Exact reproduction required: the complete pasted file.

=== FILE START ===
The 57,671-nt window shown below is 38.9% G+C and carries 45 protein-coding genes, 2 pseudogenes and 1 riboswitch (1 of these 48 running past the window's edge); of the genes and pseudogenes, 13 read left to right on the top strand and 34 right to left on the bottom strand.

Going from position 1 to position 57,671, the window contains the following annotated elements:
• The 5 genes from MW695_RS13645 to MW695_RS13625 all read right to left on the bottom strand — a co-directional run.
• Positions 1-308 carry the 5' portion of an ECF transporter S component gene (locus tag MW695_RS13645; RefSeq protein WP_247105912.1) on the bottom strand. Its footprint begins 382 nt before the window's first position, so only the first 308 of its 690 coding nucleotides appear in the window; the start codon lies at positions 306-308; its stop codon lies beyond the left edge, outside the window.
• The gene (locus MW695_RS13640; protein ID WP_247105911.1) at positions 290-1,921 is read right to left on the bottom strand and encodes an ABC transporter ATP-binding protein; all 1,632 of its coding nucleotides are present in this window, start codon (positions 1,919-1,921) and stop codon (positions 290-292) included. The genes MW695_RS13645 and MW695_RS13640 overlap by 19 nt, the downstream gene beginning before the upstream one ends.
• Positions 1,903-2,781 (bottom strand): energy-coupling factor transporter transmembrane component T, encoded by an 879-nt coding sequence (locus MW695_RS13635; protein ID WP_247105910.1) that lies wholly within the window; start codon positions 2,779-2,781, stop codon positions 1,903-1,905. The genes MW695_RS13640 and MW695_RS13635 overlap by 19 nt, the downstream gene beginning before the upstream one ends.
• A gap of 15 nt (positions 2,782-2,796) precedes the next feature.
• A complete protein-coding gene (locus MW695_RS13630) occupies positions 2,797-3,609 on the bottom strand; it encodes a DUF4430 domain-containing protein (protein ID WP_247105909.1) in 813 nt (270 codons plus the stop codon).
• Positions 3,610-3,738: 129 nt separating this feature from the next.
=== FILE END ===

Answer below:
The 57,671-nt window shown below is 38.9% G+C and carries 45 protein-coding genes, 2 pseudogenes and 1 riboswitch (1 of these 48 running past the window's edge); of the genes and pseudogenes, 13 read left to right on the top strand and 34 right to left on the bottom strand.

Going from position 1 to position 57,671, the window contains the following annotated elements:
• The 5 genes from MW695_RS13645 to MW695_RS13625 all read right to left on the bottom strand — a co-directional run.
• Positions 1-308 carry the 5' portion of an ECF transporter S component gene (locus tag MW695_RS13645; RefSeq protein WP_247105912.1) on the bottom strand. Its footprint begins 382 nt before the window's first position, so only the first 308 of its 690 coding nucleotides appear in the window; the start codon lies at positions 306-308; its stop codon lies beyond the left edge, outside the window.
• The gene (locus MW695_RS13640; protein ID WP_247105911.1) at positions 290-1,921 is read right to left on the bottom strand and encodes an ABC transporter ATP-binding protein; all 1,632 of its coding nucleotides are present in this window, start codon (positions 1,919-1,921) and stop codon (positions 290-292) included. The genes MW695_RS13645 and MW695_RS13640 overlap by 19 nt, the downstream gene beginning before the upstream one ends.
• Positions 1,903-2,781 (bottom strand): energy-coupling factor transporter transmembrane component T, encoded by an 879-nt coding sequence (locus MW695_RS13635; protein ID WP_247105910.1) that lies wholly within the window; start codon positions 2,779-2,781, stop codon positions 1,903-1,905. The genes MW695_RS13640 and MW695_RS13635 overlap by 19 nt, the downstream gene beginning before the upstream one ends.
• A gap of 15 nt (positions 2,782-2,796) precedes the next feature.
• A complete protein-coding gene (locus MW695_RS13630) occupies positions 2,797-3,609 on the bottom strand; it encodes a DUF4430 domain-containing protein (protein ID WP_247105909.1) in 813 nt (270 codons plus the stop codon).
• Positions 3,610-3,738: 129 nt separating this feature from the next.